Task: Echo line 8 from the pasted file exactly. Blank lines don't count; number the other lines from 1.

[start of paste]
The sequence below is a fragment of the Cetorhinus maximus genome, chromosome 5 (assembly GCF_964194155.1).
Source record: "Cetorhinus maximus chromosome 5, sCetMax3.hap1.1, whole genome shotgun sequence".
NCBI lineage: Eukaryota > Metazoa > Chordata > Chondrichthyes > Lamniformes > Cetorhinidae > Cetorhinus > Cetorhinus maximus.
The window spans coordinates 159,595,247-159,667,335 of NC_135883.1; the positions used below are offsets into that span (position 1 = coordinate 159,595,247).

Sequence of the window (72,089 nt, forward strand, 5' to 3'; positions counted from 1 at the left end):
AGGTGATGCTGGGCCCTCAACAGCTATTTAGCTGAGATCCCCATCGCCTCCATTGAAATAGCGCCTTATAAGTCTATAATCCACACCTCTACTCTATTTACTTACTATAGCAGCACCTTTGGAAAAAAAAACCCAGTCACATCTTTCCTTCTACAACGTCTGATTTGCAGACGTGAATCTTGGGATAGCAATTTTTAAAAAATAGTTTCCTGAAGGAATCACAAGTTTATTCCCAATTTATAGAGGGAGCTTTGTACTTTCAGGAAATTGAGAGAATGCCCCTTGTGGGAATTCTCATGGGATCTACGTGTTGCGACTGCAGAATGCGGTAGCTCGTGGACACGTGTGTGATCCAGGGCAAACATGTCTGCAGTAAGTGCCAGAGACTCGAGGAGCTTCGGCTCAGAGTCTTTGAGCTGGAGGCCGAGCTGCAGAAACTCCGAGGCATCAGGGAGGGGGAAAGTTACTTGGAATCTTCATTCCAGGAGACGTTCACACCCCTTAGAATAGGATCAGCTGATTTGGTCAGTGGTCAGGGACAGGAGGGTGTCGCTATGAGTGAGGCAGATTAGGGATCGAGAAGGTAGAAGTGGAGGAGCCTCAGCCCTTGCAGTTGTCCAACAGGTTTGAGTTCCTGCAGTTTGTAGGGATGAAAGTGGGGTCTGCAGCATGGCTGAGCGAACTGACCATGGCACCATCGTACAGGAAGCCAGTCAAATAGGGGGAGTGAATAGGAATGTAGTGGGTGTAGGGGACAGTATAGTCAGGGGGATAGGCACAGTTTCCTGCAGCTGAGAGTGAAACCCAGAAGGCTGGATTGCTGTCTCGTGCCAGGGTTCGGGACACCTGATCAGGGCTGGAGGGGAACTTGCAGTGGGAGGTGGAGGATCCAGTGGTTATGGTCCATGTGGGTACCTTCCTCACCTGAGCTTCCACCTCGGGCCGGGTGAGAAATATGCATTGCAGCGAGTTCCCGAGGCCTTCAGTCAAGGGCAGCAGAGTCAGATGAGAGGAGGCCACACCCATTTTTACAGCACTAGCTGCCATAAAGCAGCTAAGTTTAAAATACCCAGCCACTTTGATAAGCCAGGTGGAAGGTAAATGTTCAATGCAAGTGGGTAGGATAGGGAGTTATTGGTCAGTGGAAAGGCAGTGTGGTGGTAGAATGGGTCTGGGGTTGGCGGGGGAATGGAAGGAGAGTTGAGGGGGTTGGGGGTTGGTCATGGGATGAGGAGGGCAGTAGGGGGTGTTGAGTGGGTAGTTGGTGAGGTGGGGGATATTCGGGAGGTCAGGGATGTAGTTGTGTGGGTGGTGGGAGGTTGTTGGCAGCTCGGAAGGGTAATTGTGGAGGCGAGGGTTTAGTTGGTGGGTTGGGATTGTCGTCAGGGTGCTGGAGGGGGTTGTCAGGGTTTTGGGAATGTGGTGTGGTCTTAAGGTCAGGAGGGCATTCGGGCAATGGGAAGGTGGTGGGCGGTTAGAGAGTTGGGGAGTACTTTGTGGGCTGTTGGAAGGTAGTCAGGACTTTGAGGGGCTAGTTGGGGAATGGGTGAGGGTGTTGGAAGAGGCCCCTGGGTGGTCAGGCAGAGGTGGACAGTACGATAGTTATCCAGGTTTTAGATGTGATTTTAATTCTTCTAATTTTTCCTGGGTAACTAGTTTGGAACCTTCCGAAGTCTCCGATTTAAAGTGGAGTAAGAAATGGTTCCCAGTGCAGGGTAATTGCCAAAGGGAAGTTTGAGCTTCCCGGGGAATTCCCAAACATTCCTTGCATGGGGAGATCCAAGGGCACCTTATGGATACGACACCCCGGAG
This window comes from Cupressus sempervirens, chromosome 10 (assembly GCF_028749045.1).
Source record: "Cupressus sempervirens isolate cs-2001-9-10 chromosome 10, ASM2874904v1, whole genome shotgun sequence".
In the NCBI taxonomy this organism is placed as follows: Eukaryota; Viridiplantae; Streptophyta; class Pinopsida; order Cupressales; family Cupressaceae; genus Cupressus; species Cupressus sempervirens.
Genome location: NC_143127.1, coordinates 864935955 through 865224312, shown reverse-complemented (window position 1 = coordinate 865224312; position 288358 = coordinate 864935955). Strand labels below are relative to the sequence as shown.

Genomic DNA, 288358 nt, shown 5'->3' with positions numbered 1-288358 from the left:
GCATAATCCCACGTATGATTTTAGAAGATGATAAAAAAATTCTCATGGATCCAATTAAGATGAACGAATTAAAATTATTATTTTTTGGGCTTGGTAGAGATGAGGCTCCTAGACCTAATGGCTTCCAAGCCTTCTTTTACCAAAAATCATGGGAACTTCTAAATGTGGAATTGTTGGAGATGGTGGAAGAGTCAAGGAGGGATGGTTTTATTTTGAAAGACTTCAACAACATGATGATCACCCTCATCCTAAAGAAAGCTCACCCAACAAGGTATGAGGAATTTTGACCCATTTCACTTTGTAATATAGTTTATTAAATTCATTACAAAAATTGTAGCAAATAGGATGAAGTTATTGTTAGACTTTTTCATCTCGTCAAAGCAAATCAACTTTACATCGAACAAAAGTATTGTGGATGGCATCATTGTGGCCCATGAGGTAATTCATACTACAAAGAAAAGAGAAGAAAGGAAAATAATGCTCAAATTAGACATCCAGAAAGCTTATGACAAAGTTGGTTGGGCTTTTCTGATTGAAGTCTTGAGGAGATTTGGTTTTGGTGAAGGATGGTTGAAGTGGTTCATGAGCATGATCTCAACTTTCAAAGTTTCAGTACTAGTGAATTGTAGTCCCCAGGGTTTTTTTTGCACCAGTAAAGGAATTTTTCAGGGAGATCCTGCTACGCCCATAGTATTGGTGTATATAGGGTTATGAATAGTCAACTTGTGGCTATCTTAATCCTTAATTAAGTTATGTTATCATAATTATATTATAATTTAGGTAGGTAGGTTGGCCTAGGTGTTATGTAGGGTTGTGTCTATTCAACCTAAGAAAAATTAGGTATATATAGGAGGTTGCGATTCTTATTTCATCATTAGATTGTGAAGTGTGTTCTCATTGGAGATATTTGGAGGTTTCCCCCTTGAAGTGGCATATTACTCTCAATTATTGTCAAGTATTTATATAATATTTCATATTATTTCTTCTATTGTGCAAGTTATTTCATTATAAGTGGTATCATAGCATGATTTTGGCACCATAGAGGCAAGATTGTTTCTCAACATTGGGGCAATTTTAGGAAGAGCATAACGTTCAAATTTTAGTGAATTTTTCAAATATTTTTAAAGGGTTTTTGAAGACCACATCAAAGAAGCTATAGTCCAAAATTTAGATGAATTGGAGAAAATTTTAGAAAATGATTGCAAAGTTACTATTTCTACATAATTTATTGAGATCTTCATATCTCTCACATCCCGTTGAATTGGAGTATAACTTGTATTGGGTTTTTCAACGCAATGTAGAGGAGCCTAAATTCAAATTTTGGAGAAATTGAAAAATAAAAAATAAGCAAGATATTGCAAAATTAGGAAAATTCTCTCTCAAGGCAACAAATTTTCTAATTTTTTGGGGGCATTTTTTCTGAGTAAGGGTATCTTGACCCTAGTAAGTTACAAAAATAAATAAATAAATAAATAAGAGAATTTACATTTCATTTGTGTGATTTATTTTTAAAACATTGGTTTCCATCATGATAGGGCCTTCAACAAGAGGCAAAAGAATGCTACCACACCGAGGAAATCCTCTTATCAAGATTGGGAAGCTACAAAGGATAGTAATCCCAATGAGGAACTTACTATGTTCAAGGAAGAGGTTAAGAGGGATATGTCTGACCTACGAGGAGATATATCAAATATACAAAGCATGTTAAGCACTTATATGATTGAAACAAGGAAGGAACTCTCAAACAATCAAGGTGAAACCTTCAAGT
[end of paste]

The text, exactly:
Source record: "Cupressus sempervirens isolate cs-2001-9-10 chromosome 10, ASM2874904v1, whole genome shotgun sequence".